The big central networks are actually easy targets to pass laws on and to censor (block, slow down, etc) and obviously the networks like that model as its great for advertising reach. Even spy agencies love centralised models as they are easier to tap into to cover all users.
Decentralised or federated networks are a different kettle of fish. They have numerous nodes across various countries that all interconnect *even through different networks), where any user can join at any node or move to a different one, and where traffic moves between the different nodes and not through a central monitoring point. They actually work very well for users and users can even cluster themselves by interests. They also scale well as new nodes just get created and handle more traffic. Families or friends can create their own node if they want to ensure greater privacy or safety. Examples in action are Mastodon, Diaspora, GNU Social, Friendica, Hubzilla, Peertube, and many more which speak to each other; and Aether, Scuttlebutt, etc which are peer-to-peer only within their own networks (and span the world). Nice thing with these networks is you only see who you follow, no adverts, and algorithms are based on chronological timer.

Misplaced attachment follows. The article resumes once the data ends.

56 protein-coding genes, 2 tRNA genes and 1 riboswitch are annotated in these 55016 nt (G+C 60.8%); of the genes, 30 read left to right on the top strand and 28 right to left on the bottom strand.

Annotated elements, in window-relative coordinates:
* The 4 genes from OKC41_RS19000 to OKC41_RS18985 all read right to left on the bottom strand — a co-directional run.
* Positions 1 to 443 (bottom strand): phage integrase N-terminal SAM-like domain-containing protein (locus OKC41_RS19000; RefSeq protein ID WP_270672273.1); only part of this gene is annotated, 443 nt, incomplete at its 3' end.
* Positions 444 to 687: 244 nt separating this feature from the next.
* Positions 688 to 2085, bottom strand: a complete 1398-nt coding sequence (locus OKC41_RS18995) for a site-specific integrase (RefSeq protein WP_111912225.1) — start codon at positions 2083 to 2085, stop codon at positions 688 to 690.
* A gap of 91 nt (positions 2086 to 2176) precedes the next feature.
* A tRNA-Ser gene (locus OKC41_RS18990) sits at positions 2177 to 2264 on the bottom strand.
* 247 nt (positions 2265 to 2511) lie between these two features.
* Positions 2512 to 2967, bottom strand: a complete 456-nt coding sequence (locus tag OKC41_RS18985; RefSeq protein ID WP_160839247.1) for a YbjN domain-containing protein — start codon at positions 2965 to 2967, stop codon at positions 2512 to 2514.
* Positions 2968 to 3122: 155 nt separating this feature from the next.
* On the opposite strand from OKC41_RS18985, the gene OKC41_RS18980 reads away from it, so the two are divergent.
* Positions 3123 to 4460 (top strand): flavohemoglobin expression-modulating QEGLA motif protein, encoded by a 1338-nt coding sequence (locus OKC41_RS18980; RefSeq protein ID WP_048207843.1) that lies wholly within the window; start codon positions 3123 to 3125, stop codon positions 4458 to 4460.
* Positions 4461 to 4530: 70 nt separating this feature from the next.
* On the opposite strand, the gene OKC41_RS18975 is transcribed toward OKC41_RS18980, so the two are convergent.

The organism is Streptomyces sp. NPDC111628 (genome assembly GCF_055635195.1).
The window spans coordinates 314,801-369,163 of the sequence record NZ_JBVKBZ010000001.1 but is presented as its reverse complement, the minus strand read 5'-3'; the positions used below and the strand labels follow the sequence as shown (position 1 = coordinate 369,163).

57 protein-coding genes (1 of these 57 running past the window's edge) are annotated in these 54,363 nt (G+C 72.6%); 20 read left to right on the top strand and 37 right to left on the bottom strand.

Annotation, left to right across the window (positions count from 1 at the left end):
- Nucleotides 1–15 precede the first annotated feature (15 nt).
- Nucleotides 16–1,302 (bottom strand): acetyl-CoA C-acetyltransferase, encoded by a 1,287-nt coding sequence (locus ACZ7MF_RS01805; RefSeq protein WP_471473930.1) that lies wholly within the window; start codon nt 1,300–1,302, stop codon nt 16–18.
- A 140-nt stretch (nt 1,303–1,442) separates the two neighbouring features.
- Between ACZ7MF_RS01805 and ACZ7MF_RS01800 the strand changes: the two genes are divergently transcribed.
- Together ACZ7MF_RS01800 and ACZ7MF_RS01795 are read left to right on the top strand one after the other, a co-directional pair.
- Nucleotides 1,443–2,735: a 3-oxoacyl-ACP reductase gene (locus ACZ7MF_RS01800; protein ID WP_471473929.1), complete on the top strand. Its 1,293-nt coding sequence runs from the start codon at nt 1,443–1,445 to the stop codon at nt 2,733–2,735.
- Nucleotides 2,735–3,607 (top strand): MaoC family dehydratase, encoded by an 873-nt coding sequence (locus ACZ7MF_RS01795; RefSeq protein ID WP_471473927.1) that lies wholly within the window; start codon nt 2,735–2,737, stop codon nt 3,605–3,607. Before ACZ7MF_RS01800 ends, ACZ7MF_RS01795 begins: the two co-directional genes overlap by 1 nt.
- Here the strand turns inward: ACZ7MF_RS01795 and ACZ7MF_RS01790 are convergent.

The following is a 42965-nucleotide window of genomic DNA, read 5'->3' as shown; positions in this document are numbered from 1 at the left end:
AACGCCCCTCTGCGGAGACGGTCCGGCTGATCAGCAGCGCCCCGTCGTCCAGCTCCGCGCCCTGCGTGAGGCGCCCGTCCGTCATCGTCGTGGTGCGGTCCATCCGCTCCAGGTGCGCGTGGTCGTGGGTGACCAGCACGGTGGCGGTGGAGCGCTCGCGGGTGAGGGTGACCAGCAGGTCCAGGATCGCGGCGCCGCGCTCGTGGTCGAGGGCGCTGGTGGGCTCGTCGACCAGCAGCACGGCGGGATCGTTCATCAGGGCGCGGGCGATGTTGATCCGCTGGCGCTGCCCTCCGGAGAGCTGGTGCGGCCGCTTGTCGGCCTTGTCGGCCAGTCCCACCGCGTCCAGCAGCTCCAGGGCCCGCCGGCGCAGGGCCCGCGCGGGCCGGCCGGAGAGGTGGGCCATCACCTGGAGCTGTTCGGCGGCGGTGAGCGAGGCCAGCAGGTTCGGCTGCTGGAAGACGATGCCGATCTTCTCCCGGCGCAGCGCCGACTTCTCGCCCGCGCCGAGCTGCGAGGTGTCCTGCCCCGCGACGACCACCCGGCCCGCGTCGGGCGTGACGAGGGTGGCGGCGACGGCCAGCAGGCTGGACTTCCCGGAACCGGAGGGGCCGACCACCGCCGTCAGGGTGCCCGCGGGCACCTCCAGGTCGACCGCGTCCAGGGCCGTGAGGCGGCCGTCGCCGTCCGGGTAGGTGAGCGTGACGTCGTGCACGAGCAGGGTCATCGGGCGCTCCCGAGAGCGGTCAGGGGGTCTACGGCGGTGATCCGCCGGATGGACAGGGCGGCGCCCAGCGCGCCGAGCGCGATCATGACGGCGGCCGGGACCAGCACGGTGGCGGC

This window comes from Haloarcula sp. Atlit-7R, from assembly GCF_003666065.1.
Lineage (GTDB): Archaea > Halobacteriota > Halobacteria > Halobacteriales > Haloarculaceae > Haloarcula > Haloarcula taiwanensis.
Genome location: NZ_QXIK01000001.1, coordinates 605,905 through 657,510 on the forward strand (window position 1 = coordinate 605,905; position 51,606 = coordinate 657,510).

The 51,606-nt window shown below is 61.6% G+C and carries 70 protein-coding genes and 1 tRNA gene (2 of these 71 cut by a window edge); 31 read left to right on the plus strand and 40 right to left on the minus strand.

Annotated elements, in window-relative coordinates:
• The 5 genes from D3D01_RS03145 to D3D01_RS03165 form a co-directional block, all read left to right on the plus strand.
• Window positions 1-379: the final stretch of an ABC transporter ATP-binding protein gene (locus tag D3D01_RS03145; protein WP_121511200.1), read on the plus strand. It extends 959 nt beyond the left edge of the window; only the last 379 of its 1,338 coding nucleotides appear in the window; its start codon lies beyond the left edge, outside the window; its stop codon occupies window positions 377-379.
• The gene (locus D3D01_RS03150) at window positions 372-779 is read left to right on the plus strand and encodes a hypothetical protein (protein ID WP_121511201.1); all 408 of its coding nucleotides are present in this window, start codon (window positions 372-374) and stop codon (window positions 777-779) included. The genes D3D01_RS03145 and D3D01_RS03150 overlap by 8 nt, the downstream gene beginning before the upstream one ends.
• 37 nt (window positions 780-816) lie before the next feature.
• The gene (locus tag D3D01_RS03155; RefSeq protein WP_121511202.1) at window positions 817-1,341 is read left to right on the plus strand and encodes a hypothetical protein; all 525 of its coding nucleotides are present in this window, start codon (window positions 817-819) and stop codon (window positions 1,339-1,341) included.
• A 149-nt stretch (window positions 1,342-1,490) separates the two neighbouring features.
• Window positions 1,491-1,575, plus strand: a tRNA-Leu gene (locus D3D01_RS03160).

So I'm wondering what the future will hold - I'm certainly watching these decentralised networks very closely.
Turkey’s parliament has approved a law that gives authorities greater power to regulate social media despite concerns of growing censorship in a country where critical voices are already muted